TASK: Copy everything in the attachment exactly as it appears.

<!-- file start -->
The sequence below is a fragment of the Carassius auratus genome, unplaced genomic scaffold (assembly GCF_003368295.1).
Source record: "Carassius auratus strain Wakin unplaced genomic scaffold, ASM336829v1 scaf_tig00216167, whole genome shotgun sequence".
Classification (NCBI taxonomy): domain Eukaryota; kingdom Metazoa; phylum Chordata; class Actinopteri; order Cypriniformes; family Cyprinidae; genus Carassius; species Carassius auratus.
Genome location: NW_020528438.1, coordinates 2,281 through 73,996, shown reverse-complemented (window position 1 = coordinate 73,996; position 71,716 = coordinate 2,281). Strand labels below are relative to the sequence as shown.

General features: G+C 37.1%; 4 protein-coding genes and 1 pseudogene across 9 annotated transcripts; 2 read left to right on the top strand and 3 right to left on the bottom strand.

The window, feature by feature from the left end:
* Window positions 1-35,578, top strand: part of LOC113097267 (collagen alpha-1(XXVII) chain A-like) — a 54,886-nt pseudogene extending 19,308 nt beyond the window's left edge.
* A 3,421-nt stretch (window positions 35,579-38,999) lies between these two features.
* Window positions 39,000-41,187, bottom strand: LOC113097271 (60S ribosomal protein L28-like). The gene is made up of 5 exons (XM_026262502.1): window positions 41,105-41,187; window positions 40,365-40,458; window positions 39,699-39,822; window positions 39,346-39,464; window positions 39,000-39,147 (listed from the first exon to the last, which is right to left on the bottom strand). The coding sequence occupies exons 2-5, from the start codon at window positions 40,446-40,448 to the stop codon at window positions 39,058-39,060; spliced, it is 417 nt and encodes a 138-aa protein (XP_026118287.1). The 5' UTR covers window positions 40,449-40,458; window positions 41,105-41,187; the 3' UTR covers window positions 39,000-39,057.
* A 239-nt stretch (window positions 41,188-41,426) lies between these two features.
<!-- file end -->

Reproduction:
The sequence below is a fragment of the Carassius auratus genome, unplaced genomic scaffold (assembly GCF_003368295.1).
Source record: "Carassius auratus strain Wakin unplaced genomic scaffold, ASM336829v1 scaf_tig00216167, whole genome shotgun sequence".
Classification (NCBI taxonomy): domain Eukaryota; kingdom Metazoa; phylum Chordata; class Actinopteri; order Cypriniformes; family Cyprinidae; genus Carassius; species Carassius auratus.
Genome location: NW_020528438.1, coordinates 2,281 through 73,996, shown reverse-complemented (window position 1 = coordinate 73,996; position 71,716 = coordinate 2,281). Strand labels below are relative to the sequence as shown.

General features: G+C 37.1%; 4 protein-coding genes and 1 pseudogene across 9 annotated transcripts; 2 read left to right on the top strand and 3 right to left on the bottom strand.

The window, feature by feature from the left end:
* Window positions 1-35,578, top strand: part of LOC113097267 (collagen alpha-1(XXVII) chain A-like) — a 54,886-nt pseudogene extending 19,308 nt beyond the window's left edge.
* A 3,421-nt stretch (window positions 35,579-38,999) lies between these two features.
* Window positions 39,000-41,187, bottom strand: LOC113097271 (60S ribosomal protein L28-like). The gene is made up of 5 exons (XM_026262502.1): window positions 41,105-41,187; window positions 40,365-40,458; window positions 39,699-39,822; window positions 39,346-39,464; window positions 39,000-39,147 (listed from the first exon to the last, which is right to left on the bottom strand). The coding sequence occupies exons 2-5, from the start codon at window positions 40,446-40,448 to the stop codon at window positions 39,058-39,060; spliced, it is 417 nt and encodes a 138-aa protein (XP_026118287.1). The 5' UTR covers window positions 40,449-40,458; window positions 41,105-41,187; the 3' UTR covers window positions 39,000-39,057.
* A 239-nt stretch (window positions 41,188-41,426) lies between these two features.